Back in high school, I had the chance to read some of Will Eisner’s work, and though I enjoyed it at the time, I never got around to reading anything of his again until now. In a way, this strikes me as strange, given his huge success as a cartoonist (which led to a comics award being named after him). He is credited with boosting the popularity of the term “graphic novel” when he published A Contract with God, which some people say is the first of its kind. The book follows the stories of various people living on Dropsie Avenue, most of who are poor, working-class immigrants. It was an important landmark in comics history because to Eisner, it was a step away from rapidly produced commercial comics into the realm of more serious, “literary” work. Because of this, I was happy to finally get my hands on a copy. I actually ended up with more than I bargained for, since apparently there were two more related books bundled in: A Life Force and Dropsie Avenue. In this review, I will go through each of the three comics compiled in The Contract with God Trilogy: Life on Dropsie Avenue, comparing and contrasting them so you can get an idea of how they stack up (Note: after leafing through them all, it doesn’t seem like you need to read them in order—or read all of them, for that matter—but if you want to get a picture of how Eisner developed the series over time, I would recommend it).
The first impression I got when I started A Contract with God was that is was really different than anything I’d seen. The first four pages don’t have panel borders, and the first seven only have one image each. While it’s not uncommon nowadays for comics to utilize splash pages for dramatic effect, I don’t think I’ve ever seen so many in a row. To me, this was an immediate indication that Eisner was trying something new, and I think it had its desired effect. Each image felt very powerful and in a way lonely, which fit well with the somber themes of the book. The linework was also very beautiful, with painstaking cross-hatching and hand lettering in various styles. The stories themselves were enjoyable as well, though they were far from uplifting. Death, poverty, manipulation, seduction, and abuse are all featured. In a way, it shows the worst of humanity, and leaves the best out of reach. Will Eisner himself had a tough lot in life, particularly when he was growing up, and thus this feels like an outpouring of all his frustrations with the world. He even mentions in his intro to this collection that the short stories “A Contract with God” and “Cookalein” were based on personal experience. Overall, this book was a strong start to the trilogy, though it was probably the most cynical of the three.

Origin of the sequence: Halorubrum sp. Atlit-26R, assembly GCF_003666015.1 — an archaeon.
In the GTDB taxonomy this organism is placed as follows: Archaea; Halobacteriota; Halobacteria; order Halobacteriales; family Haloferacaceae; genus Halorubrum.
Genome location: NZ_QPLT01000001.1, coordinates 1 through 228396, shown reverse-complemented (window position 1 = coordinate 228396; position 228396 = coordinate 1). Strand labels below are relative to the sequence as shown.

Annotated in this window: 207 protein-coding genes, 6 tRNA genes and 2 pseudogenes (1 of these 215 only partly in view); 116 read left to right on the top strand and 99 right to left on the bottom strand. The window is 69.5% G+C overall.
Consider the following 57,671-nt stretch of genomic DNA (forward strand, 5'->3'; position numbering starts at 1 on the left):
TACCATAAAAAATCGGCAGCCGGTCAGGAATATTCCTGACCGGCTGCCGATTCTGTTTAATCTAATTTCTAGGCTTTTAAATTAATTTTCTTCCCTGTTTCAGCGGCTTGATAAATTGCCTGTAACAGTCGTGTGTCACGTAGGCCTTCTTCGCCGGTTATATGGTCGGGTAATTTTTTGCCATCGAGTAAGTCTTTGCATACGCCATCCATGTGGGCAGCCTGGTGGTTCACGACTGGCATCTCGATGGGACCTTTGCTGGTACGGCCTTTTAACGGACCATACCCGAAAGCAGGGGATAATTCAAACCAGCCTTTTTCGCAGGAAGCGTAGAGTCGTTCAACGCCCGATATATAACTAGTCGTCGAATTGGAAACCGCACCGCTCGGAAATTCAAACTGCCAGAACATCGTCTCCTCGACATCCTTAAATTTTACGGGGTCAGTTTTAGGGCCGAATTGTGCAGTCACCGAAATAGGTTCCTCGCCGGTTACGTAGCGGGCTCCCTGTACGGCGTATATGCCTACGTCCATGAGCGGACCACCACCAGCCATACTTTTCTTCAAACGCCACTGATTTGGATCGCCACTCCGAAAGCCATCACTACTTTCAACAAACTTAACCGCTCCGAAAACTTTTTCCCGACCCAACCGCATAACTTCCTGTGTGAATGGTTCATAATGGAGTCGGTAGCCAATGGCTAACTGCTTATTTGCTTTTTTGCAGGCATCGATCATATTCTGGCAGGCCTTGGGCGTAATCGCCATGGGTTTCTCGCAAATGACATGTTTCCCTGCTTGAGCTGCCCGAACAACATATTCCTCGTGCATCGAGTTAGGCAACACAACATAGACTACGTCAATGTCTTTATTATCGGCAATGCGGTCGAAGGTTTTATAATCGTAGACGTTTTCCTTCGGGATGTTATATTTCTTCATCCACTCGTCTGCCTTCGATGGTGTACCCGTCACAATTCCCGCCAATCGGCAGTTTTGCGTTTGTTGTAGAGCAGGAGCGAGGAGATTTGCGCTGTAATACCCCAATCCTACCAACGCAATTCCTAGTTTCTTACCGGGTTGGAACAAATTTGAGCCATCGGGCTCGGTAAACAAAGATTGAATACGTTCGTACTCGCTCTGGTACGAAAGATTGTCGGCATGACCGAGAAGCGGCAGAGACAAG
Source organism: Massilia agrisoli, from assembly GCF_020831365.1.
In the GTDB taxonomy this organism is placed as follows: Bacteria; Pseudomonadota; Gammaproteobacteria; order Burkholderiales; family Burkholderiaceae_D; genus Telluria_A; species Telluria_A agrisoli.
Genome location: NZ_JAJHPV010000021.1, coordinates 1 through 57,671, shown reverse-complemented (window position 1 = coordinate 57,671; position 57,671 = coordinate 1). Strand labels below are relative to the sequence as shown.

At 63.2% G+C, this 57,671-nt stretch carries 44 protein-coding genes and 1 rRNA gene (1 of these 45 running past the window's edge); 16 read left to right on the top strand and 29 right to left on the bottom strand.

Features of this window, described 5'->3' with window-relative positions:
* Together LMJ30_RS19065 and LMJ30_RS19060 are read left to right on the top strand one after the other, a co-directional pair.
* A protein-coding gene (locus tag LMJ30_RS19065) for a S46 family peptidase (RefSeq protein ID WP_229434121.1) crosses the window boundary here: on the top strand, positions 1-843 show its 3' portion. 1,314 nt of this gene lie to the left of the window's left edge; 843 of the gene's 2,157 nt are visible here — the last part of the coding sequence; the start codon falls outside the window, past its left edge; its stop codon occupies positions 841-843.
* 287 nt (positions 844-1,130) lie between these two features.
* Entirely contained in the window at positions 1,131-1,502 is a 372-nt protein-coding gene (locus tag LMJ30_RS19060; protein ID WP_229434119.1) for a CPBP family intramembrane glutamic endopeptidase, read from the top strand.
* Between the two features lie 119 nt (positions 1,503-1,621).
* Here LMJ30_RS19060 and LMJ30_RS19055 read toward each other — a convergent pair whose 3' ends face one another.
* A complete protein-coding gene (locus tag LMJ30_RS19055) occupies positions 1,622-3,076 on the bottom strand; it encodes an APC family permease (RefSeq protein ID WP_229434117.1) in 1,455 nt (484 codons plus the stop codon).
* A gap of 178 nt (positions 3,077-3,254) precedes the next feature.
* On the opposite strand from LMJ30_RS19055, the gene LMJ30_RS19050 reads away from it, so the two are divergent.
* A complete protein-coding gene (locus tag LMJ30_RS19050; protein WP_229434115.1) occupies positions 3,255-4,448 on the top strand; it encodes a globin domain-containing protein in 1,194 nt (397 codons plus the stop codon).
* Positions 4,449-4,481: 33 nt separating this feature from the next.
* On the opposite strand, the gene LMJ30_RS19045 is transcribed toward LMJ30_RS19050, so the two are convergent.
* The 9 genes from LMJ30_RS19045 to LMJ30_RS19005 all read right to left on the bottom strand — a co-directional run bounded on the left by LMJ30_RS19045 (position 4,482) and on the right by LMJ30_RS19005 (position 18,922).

A Life Force stood out to me as the strongest of the compilation, though I didn’t think so immediately. I remember in particular having mixed feelings over the newspaper inserts Eisner started using; while they did add a touch of realism to the novel, I felt that they varied in their relevance to the story, and thus could be a little boring. However, they happened less and less as the book went on, and the good parts just got better. What sets this book apart from the others was the cast of characters. Unlike the first book, the short stories in A Life Force shared more in common than just the setting of Dropsie Avenue. Eisner slowly introduced characters, and gradually interwove their stories together. This resulted in a satisfying cohesiveness and a strong attachment to the characters. Since the stories were connected, that also allowed for plot progression, which helped this novel be the most engaging. While the other two books were good, the middle one was the only one I felt I couldn’t put down because I just had to know what was going to happen next. I think the fact that it went from seemingly individual stories to tightly interwoven ones made this effect stronger, since it was exciting to realize which things were connected how. Because of this good story planning, A Life Force won my favor, and I was actually disappointed to see it end.
Though certainly not bad, Dropsie Avenue was the weakest link in the series in my opinion. I think the issue with it is that it takes a while to come into its own. It seeks to show the entire history of Dropsie Avenue, but as a result it spends very little time with each character in the beginning, sometimes only a couple pages. After reading the last book, where it felt like things were developing day by day with a shared cast, it was a shock to suddenly be hurtling through time like that. Thankfully, it does slow down significantly and starts to resemble the previous novel in that there are now familiar characters to follow. This allows it to focus on how immigration can affect neighborhoods in the short term, which I actually found more interesting. It has a broader view of ethnic conflict than the previous books, though only by a little. Interestingly enough, I thought Dropsie Avenue ended on an almost hopeful note; though it does showcase the hardships of growing up in impoverished neighborhoods, it seems to have a certain appreciation and nostalgia for the vibrant communities that live there, and shows just how much a street can mean to someone.
Overall, I thought The Contract with God Trilogy: Life on Dropsie Avenue was a good read, and would recommend it to anyone interested in finding out more about Will Eisner’s work. I think his passion for the comics form and its potential comes through beautifully in his art, and the stories feel like they were very meaningful to him. I would say it’s up to you which combination of the three you check out, but A Life Force is the one I would most recommend. That said, I think they’re all worth reading, and I hope some of you will go check them out!